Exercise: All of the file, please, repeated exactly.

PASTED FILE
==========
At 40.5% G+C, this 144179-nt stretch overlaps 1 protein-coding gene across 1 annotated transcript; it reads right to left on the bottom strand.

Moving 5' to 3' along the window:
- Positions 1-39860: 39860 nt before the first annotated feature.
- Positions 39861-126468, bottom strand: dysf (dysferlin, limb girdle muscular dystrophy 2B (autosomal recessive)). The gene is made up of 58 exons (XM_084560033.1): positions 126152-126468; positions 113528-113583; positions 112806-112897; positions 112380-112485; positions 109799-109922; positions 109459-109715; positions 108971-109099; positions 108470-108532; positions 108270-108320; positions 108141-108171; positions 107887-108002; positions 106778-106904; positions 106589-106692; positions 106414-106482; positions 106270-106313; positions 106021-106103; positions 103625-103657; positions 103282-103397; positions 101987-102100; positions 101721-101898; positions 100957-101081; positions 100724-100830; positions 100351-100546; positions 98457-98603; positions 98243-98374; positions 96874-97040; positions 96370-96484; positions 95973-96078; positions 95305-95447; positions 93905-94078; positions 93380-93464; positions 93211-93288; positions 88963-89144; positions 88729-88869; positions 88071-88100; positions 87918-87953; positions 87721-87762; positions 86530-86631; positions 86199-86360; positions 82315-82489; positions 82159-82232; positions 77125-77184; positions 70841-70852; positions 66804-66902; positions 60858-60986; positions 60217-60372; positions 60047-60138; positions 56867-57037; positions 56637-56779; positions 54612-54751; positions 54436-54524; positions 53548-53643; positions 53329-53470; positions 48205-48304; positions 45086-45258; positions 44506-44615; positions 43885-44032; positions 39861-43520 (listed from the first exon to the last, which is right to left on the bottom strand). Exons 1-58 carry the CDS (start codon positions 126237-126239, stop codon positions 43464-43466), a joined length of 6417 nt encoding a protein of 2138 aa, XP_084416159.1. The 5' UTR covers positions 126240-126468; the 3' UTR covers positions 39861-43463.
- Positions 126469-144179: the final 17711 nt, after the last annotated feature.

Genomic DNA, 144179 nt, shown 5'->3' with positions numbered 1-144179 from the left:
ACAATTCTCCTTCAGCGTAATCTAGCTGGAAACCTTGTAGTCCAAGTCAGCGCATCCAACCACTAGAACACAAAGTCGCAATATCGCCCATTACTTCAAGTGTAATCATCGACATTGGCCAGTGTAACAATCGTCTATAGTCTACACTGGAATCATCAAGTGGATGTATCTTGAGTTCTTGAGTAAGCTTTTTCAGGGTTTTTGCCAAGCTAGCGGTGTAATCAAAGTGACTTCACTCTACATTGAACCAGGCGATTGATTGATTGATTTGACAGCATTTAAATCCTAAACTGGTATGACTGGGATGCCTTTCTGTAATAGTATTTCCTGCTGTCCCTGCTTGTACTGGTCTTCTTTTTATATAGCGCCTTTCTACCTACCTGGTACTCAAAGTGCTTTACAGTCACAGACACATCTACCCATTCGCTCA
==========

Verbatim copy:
At 40.5% G+C, this 144179-nt stretch overlaps 1 protein-coding gene across 1 annotated transcript; it reads right to left on the bottom strand.

Moving 5' to 3' along the window:
- Positions 1-39860: 39860 nt before the first annotated feature.
- Positions 39861-126468, bottom strand: dysf (dysferlin, limb girdle muscular dystrophy 2B (autosomal recessive)). The gene is made up of 58 exons (XM_084560033.1): positions 126152-126468; positions 113528-113583; positions 112806-112897; positions 112380-112485; positions 109799-109922; positions 109459-109715; positions 108971-109099; positions 108470-108532; positions 108270-108320; positions 108141-108171; positions 107887-108002; positions 106778-106904; positions 106589-106692; positions 106414-106482; positions 106270-106313; positions 106021-106103; positions 103625-103657; positions 103282-103397; positions 101987-102100; positions 101721-101898; positions 100957-101081; positions 100724-100830; positions 100351-100546; positions 98457-98603; positions 98243-98374; positions 96874-97040; positions 96370-96484; positions 95973-96078; positions 95305-95447; positions 93905-94078; positions 93380-93464; positions 93211-93288; positions 88963-89144; positions 88729-88869; positions 88071-88100; positions 87918-87953; positions 87721-87762; positions 86530-86631; positions 86199-86360; positions 82315-82489; positions 82159-82232; positions 77125-77184; positions 70841-70852; positions 66804-66902; positions 60858-60986; positions 60217-60372; positions 60047-60138; positions 56867-57037; positions 56637-56779; positions 54612-54751; positions 54436-54524; positions 53548-53643; positions 53329-53470; positions 48205-48304; positions 45086-45258; positions 44506-44615; positions 43885-44032; positions 39861-43520 (listed from the first exon to the last, which is right to left on the bottom strand). Exons 1-58 carry the CDS (start codon positions 126237-126239, stop codon positions 43464-43466), a joined length of 6417 nt encoding a protein of 2138 aa, XP_084416159.1. The 5' UTR covers positions 126240-126468; the 3' UTR covers positions 39861-43463.
- Positions 126469-144179: the final 17711 nt, after the last annotated feature.

Genomic DNA, 144179 nt, shown 5'->3' with positions numbered 1-144179 from the left:
ACAATTCTCCTTCAGCGTAATCTAGCTGGAAACCTTGTAGTCCAAGTCAGCGCATCCAACCACTAGAACACAAAGTCGCAATATCGCCCATTACTTCAAGTGTAATCATCGACATTGGCCAGTGTAACAATCGTCTATAGTCTACACTGGAATCATCAAGTGGATGTATCTTGAGTTCTTGAGTAAGCTTTTTCAGGGTTTTTGCCAAGCTAGCGGTGTAATCAAAGTGACTTCACTCTACATTGAACCAGGCGATTGATTGATTGATTTGACAGCATTTAAATCCTAAACTGGTATGACTGGGATGCCTTTCTGTAATAGTATTTCCTGCTGTCCCTGCTTGTACTGGTCTTCTTTTTATATAGCGCCTTTCTACCTACCTGGTACTCAAAGTGCTTTACAGTCACAGACACATCTACCCATTCGCTCA